The “system” is no accident — it’s been carefully crafted over decades by corporate interests to concentrate wealth, privatize profits and externalize harm and responsibility away from shareholders and onto society — all with the help of politicians who are only too happy to cooperate for a small piece of the pie and the funding to help them maintain and reach new levels of political power.
Are we really hoping that this very system that has paved the way for wide-scale environmental destruction will come to the rescue? Do we really expect politicians to upset their bosses — billionaires and corporate elites — who they rely on to fund their campaigns? Can we force them to change their approach so that they begin to tackle inequality and climate change from the perspective of societal well being?
Is It Too Much To Hope For?
If politicians were to fight for the climate we would notice changes instantly. Billionaires would come out yelling and screaming about how the sky is falling and that our country will soon descend into poverty — the fear-mongering is a good sign — it means we’re on the right track. Next, we would see what is long overdue — an immediate increase in climate protection regulations and a new wealth tax to help fund the transition.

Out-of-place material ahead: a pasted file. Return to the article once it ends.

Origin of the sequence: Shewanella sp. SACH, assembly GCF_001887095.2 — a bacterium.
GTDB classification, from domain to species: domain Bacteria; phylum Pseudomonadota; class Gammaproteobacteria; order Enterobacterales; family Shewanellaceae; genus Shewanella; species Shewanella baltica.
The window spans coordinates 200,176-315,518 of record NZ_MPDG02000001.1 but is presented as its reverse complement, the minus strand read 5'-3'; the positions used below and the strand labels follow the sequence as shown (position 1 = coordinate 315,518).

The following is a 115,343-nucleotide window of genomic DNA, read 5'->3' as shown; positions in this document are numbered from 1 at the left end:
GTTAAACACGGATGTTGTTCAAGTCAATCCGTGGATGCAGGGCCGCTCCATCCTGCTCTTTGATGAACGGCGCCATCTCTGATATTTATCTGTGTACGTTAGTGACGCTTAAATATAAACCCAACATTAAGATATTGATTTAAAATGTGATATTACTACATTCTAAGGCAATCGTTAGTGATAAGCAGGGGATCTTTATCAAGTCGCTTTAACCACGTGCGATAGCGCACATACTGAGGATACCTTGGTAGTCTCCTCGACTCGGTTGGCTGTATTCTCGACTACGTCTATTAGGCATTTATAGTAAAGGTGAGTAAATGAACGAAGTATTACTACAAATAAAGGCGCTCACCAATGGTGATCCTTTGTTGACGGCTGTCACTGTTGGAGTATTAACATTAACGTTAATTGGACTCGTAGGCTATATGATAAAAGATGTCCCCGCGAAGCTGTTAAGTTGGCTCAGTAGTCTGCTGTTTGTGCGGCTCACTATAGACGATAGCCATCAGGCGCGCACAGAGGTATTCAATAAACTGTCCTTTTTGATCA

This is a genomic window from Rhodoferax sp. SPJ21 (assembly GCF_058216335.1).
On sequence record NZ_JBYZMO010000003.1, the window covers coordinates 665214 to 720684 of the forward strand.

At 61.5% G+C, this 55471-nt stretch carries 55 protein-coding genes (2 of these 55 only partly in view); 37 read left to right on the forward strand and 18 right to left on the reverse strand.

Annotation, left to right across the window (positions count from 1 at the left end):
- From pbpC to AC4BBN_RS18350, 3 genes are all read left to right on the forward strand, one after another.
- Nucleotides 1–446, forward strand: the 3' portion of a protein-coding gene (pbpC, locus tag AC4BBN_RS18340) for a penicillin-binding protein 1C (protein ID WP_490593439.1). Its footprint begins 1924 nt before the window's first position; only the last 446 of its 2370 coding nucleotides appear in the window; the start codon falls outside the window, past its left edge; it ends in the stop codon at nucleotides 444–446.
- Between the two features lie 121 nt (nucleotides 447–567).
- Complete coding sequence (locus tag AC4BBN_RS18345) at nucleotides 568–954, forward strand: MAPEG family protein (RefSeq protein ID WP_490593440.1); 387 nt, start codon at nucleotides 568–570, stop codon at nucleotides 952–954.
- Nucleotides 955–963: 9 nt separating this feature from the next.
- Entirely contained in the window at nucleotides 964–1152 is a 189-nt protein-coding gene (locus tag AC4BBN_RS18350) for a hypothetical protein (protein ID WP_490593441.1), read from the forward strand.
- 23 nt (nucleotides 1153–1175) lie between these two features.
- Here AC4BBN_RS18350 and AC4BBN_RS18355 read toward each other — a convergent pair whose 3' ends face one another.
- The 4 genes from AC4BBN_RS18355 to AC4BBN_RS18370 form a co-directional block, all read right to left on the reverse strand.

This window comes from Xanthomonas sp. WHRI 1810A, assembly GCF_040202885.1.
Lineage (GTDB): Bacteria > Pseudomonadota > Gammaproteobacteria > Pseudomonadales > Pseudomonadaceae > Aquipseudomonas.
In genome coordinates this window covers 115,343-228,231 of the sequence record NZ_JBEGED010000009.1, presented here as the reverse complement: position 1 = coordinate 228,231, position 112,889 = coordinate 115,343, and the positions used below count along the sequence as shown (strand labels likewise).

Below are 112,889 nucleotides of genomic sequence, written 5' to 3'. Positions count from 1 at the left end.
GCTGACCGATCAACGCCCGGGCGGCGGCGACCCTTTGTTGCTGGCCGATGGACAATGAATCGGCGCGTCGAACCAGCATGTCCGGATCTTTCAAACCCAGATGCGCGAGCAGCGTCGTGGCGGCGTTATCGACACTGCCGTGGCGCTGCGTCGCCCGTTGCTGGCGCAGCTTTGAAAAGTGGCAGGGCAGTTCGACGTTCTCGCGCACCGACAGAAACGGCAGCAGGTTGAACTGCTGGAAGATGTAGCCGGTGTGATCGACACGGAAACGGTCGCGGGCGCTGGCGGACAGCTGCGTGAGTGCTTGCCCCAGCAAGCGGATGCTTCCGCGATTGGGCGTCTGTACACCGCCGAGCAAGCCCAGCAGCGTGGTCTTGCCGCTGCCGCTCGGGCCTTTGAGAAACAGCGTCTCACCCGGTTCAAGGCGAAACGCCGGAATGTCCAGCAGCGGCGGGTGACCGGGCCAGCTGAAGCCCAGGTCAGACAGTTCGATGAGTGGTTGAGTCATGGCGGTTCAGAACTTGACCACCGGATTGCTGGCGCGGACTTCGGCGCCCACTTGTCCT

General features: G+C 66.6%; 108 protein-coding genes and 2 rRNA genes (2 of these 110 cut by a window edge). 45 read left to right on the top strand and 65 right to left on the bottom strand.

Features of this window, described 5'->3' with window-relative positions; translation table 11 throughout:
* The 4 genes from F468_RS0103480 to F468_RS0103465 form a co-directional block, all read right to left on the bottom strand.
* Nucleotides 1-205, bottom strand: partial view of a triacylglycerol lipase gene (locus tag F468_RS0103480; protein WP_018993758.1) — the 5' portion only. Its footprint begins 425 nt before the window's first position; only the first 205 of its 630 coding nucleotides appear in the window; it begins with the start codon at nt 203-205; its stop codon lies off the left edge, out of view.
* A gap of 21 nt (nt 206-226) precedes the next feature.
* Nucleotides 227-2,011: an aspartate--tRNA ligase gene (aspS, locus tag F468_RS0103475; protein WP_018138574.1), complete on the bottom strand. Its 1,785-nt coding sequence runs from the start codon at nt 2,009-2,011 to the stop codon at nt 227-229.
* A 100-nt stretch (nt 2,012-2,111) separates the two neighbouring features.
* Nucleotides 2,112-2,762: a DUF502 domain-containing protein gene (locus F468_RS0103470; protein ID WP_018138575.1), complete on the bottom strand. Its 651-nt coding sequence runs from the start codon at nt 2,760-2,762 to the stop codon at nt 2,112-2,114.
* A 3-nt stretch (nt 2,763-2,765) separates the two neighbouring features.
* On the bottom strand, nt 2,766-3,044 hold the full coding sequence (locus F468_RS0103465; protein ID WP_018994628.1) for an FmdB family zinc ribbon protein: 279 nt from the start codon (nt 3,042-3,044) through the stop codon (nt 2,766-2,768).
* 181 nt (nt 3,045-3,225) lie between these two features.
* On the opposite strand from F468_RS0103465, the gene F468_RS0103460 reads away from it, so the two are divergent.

There would be a new commitment to honesty and transparency about the nature and seriousness of our climate emergency. The corporate propaganda would finally stop and the truth would emerge — corporate-controlled capitalism is nothing more than a wealth concentrating and climate-destroying machine.
We would be forced to face a new difficult reality but at least the lies would be behind us. The new message would be that our current goals are too weak and they are more likely than not, to deliver us directly towards the crisis that we’re hoping to avoid. But we would also have a new plan and with hard work, sacrifice and unity we could find the way to a bright future — together.
Is it realistic to hope for this outcome from our flawed political system? What if neither governments nor business proves itself able to deliver us to a future with a stable climate — where else should we place our energy, trust, and hope? But first, we need to be very clear on who our battle is against – I will explore this in more detail in Part 3.